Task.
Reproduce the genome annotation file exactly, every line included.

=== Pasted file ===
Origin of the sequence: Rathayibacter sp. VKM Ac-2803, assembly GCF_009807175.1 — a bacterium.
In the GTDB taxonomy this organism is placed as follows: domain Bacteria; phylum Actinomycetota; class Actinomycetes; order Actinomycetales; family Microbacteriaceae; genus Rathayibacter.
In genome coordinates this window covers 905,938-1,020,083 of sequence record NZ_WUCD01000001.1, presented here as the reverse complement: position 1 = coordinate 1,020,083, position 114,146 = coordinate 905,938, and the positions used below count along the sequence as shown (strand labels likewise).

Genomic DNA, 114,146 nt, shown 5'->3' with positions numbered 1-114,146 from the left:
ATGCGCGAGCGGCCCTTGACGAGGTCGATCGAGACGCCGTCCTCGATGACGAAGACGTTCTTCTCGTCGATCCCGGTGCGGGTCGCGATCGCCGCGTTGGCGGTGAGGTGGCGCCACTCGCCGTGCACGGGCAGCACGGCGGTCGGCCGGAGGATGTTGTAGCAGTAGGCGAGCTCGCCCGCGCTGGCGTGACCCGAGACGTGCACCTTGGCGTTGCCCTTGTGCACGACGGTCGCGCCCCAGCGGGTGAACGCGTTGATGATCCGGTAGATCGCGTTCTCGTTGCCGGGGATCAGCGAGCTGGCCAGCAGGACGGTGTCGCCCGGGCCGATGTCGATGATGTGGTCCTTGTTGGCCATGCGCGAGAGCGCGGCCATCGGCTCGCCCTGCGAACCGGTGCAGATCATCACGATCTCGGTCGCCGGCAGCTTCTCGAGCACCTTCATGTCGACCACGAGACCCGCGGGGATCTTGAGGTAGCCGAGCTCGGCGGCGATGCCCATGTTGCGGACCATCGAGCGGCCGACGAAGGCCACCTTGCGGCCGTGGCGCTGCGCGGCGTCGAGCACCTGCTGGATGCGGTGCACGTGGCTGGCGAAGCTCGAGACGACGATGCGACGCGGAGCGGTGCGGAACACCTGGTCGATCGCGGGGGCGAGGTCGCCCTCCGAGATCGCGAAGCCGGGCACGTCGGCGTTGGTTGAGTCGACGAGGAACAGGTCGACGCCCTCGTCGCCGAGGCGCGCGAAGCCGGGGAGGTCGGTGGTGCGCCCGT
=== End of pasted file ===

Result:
Origin of the sequence: Rathayibacter sp. VKM Ac-2803, assembly GCF_009807175.1 — a bacterium.
In the GTDB taxonomy this organism is placed as follows: domain Bacteria; phylum Actinomycetota; class Actinomycetes; order Actinomycetales; family Microbacteriaceae; genus Rathayibacter.
In genome coordinates this window covers 905,938-1,020,083 of sequence record NZ_WUCD01000001.1, presented here as the reverse complement: position 1 = coordinate 1,020,083, position 114,146 = coordinate 905,938, and the positions used below count along the sequence as shown (strand labels likewise).

Genomic DNA, 114,146 nt, shown 5'->3' with positions numbered 1-114,146 from the left:
ATGCGCGAGCGGCCCTTGACGAGGTCGATCGAGACGCCGTCCTCGATGACGAAGACGTTCTTCTCGTCGATCCCGGTGCGGGTCGCGATCGCCGCGTTGGCGGTGAGGTGGCGCCACTCGCCGTGCACGGGCAGCACGGCGGTCGGCCGGAGGATGTTGTAGCAGTAGGCGAGCTCGCCCGCGCTGGCGTGACCCGAGACGTGCACCTTGGCGTTGCCCTTGTGCACGACGGTCGCGCCCCAGCGGGTGAACGCGTTGATGATCCGGTAGATCGCGTTCTCGTTGCCGGGGATCAGCGAGCTGGCCAGCAGGACGGTGTCGCCCGGGCCGATGTCGATGATGTGGTCCTTGTTGGCCATGCGCGAGAGCGCGGCCATCGGCTCGCCCTGCGAACCGGTGCAGATCATCACGATCTCGGTCGCCGGCAGCTTCTCGAGCACCTTCATGTCGACCACGAGACCCGCGGGGATCTTGAGGTAGCCGAGCTCGGCGGCGATGCCCATGTTGCGGACCATCGAGCGGCCGACGAAGGCCACCTTGCGGCCGTGGCGCTGCGCGGCGTCGAGCACCTGCTGGATGCGGTGCACGTGGCTGGCGAAGCTCGAGACGACGATGCGACGCGGAGCGGTGCGGAACACCTGGTCGATCGCGGGGGCGAGGTCGCCCTCCGAGATCGCGAAGCCGGGCACGTCGGCGTTGGTTGAGTCGACGAGGAACAGGTCGACGCCCTCGTCGCCGAGGCGCGCGAAGCCGGGGAGGTCGGTGGTGCGCCCGT